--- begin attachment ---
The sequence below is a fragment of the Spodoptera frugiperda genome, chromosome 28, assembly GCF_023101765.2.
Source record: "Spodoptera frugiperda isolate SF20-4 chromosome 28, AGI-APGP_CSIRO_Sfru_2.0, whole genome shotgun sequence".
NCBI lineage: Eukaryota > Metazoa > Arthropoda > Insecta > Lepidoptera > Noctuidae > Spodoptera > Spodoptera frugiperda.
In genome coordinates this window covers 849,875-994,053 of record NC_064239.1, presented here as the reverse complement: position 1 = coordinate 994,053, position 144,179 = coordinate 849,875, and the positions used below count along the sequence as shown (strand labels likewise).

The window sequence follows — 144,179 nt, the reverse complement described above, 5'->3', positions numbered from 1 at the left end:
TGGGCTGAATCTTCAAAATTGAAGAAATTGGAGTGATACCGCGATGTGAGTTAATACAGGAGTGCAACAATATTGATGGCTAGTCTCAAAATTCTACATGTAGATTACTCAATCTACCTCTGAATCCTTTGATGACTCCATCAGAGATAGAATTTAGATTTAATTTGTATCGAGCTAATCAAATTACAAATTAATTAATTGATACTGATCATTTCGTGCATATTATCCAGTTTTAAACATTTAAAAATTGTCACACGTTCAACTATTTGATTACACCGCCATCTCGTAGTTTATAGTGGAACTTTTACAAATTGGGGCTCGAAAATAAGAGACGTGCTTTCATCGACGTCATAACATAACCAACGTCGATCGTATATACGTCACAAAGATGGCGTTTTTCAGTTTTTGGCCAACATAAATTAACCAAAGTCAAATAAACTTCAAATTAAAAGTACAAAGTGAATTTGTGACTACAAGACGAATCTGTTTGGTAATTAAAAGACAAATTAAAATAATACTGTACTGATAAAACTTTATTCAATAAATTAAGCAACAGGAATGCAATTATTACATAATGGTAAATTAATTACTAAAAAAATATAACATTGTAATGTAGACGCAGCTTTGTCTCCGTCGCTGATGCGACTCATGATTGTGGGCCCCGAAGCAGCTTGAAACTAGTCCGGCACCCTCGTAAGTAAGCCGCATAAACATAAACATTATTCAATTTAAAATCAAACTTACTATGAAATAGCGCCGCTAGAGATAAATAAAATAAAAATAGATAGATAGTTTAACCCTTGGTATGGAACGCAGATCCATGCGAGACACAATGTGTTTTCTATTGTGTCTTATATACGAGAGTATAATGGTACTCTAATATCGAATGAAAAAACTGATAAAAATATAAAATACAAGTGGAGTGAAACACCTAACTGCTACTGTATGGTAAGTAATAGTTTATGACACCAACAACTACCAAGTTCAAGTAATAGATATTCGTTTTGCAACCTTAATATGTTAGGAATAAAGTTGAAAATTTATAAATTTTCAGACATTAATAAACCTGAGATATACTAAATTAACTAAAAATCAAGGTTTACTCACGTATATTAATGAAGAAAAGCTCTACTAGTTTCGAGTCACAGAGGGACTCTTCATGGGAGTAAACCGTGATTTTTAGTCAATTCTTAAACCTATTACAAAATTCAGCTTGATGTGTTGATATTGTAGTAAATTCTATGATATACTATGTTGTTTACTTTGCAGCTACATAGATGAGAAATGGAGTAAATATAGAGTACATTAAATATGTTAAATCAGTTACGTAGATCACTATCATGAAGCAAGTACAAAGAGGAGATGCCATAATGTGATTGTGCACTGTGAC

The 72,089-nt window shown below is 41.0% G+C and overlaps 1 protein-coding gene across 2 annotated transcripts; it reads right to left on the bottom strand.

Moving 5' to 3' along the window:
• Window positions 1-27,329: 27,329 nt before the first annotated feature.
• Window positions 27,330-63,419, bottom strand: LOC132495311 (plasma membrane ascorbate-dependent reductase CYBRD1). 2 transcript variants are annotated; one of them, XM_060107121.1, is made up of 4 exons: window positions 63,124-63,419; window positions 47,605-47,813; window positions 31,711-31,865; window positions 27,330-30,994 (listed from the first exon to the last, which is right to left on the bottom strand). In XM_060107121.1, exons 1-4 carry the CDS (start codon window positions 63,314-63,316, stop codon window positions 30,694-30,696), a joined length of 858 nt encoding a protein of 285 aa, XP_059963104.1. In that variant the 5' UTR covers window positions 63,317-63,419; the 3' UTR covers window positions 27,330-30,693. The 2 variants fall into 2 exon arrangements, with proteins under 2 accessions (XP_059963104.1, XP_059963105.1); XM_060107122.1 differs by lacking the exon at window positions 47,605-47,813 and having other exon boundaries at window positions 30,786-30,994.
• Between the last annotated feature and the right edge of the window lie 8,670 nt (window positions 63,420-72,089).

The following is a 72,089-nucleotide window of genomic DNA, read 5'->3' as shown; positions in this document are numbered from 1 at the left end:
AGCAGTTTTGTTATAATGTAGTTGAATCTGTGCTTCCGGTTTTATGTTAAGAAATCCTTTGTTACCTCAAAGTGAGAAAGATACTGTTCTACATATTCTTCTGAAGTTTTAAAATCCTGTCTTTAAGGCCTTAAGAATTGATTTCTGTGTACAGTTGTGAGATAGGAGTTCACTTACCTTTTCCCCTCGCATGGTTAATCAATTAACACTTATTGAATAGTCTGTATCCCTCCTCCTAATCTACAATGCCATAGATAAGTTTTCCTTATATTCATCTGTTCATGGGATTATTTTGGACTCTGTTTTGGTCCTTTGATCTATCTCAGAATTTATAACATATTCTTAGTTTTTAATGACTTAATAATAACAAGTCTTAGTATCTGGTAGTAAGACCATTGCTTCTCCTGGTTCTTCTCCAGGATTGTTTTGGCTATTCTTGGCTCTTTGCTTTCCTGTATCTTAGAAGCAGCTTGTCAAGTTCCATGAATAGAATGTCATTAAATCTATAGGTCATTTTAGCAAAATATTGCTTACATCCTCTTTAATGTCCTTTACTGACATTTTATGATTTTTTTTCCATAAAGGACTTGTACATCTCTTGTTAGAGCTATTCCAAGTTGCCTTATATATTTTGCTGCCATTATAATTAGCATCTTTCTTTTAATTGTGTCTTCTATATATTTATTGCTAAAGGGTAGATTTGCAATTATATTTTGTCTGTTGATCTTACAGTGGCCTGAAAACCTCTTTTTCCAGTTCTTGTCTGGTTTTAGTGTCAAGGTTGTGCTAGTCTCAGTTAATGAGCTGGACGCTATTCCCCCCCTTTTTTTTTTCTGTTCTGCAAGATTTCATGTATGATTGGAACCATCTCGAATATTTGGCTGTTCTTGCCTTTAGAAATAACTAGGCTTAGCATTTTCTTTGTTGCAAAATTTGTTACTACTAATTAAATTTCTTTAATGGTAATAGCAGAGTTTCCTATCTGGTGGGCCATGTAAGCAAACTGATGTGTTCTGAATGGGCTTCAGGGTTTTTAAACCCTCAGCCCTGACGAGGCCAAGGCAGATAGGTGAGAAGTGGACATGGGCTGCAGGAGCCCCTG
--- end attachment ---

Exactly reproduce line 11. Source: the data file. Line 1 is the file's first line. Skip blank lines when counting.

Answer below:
• Between the last annotated feature and the right edge of the window lie 8,670 nt (window positions 63,420-72,089).